TORONTO — Ask Sportsnet president Scott Moore about hockey commentator Don Cherry and one memorable road trip immediately comes to mind.
They flew in to Winnipeg last year before driving together to Kenora, Ont., for a Hockey Day in Canada event.
“It was maybe the most entertaining two-hour drive I’ve ever had,” Moore recalled Tuesday. “We did everything from talking about old movies to him singing his favourite rap songs to me. It was unbelievable.
“If people knew the Don Cherry behind Coach’s Corner, they’d have an even greater appreciation for what an incredible guy he is.”
They’re planning to get together again this summer to talk about Cherry’s future plans. Cherry, still going strong at 84, last had his contract extended in 2016.
“I think he continues to be relevant, he continues to be must-watch television,” Moore said in an interview at a downtown restaurant. “We sit down every July for lunch to talk about whether or not he wants to come back and in what capacity.
“I expect that he will be back next year. We’ve had some preliminary discussions. I’m obviously a big fan of his.”
Longtime host Ron MacLean, 58, remains under contract for next season.
Moore said the door is open for the part-time return of longtime play-by-play man Bob Cole. The 84-year-old has had a reduced schedule in recent years and did not work any post-season games this spring.
Like Cherry, Cole is at the stage of his career where he sorts out his work setup on an annual basis in the off-season.
“Bob and I have talked about whether or not he would do some games next year,” Moore said. “We will discuss that over the summer. I continue to be a big fan of Bob’s. He is a legend.
“We’d love to have him do a few games next year.”
Jim Hughson has served as one of the network’s top play-by-play announcers in recent seasons. He’s calling this year’s Stanley Cup final between the Washington Capitals and Vegas Golden Knights with analyst Craig Simpson.
Sportsnet is part of Rogers Media, a subsidiary of Rogers Communications, which is in its fourth year of a 12-year, $5.2-billion deal with the NHL. The agreement included a sub-licensing deal to allow the CBC to air “Hockey Night in Canada.”
It has given hockey fans their fix of Bob, Ron and Don.
“All three of those guys engage with the fans personally in a way that Hollywood celebrities don’t,” Moore said. “Fans feel personally attached to their sports media heroes and that’s a good thing. That’s a great thing for us. But it’s a double-edged sword because at some point there’s turnover.”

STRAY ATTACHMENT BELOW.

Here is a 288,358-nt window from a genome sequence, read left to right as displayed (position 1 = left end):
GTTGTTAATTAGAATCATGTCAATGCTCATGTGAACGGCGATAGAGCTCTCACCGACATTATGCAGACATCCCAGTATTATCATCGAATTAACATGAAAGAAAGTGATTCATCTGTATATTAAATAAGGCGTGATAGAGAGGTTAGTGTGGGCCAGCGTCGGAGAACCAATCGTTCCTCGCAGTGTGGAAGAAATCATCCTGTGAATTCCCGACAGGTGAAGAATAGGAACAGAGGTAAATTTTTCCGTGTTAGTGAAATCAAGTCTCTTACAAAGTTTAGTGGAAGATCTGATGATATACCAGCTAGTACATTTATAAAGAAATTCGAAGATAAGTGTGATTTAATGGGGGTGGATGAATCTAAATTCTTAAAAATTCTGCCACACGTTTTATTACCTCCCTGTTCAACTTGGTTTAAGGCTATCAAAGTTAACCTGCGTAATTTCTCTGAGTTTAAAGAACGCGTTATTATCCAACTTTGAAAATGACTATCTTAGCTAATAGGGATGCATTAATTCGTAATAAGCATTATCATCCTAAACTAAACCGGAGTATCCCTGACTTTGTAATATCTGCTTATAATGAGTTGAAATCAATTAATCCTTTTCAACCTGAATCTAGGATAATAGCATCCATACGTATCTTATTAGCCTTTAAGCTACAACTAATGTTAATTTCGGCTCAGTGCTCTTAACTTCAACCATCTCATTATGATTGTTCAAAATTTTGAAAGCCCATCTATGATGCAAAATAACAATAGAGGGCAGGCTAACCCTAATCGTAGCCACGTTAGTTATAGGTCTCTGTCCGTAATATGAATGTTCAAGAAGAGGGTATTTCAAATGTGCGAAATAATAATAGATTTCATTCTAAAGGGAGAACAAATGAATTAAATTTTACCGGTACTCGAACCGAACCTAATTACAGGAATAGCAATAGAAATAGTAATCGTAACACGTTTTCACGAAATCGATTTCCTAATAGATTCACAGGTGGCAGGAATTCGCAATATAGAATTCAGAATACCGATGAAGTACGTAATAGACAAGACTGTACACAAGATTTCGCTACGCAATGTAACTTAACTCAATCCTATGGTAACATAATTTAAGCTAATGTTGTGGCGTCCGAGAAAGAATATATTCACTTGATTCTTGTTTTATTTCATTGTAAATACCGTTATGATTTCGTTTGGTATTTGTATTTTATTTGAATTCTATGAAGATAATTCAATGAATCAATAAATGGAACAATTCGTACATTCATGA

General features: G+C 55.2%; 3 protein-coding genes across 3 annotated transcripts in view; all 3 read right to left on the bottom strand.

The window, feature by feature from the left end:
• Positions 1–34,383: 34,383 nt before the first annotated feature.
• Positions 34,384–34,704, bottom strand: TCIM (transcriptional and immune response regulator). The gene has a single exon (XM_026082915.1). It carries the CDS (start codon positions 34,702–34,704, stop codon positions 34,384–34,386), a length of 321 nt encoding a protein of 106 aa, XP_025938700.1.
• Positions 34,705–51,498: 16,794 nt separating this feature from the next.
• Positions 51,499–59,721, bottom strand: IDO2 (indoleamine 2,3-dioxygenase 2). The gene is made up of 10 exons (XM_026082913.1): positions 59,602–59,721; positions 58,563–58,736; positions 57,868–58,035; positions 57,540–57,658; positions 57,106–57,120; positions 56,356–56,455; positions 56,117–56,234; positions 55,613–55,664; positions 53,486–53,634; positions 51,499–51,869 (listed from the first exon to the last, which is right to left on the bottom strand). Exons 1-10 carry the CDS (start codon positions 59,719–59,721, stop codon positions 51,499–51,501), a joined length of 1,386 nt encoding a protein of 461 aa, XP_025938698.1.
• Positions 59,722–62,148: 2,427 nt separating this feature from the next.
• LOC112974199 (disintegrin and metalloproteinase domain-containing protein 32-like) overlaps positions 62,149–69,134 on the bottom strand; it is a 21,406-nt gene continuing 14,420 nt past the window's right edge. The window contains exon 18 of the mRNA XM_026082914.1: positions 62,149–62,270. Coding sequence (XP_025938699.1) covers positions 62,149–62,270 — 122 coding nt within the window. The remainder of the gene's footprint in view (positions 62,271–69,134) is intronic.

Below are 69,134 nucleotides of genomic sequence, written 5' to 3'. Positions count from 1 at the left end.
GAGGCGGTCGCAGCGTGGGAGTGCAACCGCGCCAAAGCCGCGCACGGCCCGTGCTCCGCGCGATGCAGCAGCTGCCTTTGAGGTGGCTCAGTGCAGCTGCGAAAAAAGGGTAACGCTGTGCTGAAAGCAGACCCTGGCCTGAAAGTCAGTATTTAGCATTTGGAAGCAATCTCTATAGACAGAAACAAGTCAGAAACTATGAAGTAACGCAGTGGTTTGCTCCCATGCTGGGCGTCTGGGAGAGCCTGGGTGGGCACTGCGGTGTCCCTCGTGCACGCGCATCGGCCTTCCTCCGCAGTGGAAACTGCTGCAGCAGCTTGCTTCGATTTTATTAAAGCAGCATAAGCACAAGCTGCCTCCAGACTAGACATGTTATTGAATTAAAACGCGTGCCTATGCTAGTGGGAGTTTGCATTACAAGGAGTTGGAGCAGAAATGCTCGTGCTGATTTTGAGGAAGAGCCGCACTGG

Planning for that eventual turnover can be a big challenge for network brass, especially when beloved personalities are in the twilight of their careers.
Moore said the most important things are to be respectful of the audience and the individual.
“That’s not an easy task because in many cases, people who have been involved in hockey and involved in sports media, it’s not just a job, it’s a passion,” Moore said. “So discussing when that passion is over is a difficult discussion in any case.
“I’m not speaking particularly about Don or Bob or anybody else, but it’s tough to know both from the individual’s standpoint and from the network standpoint, when the right time is to say thank you to your fans. I can only imagine — because I’m not that age — but I can only imagine how tough a discussion that is for the individual.”
The CBC signed an extension last December that allows the public broadcaster to carry HNIC until the end of the Rogers deal.
Hockey fans have not been shy about voicing their displeasure at any tweak or change on the broadcasting front. So whether he’s planning to keep things status quo or make changes, Moore can always count on a full inbox and regular comments on his social media feeds.
“You’re always open to criticism no matter what you do,” Moore said. “But it’s still the most-watched sports program week in, week out. During the playoffs, you’re No. 1 every night in the ratings.
“That’s a responsibility but it’s also a great success story.”
Moore also said there have been talks to bring Brian Burke back next season. He joined the network as a commentator/analyst for the playoffs after his departure from the Calgary Flames’ front office.
“We haven’t come up with exactly what his role will be,” Moore said. “But he will be in some way, shape or form on Saturday nights and probably on Wednesday nights. Because we have so many hockey properties, including our radio shows, I would expect you’d see a lot of him.”
Sportsnet also announced Tuesday that it will team up with Twitter for a full season of “Sportsnet Ice Surfing.”
The weekly show, which will stream on the social platform, was unveiled as part of the annual Rogers Media Upfront presentation.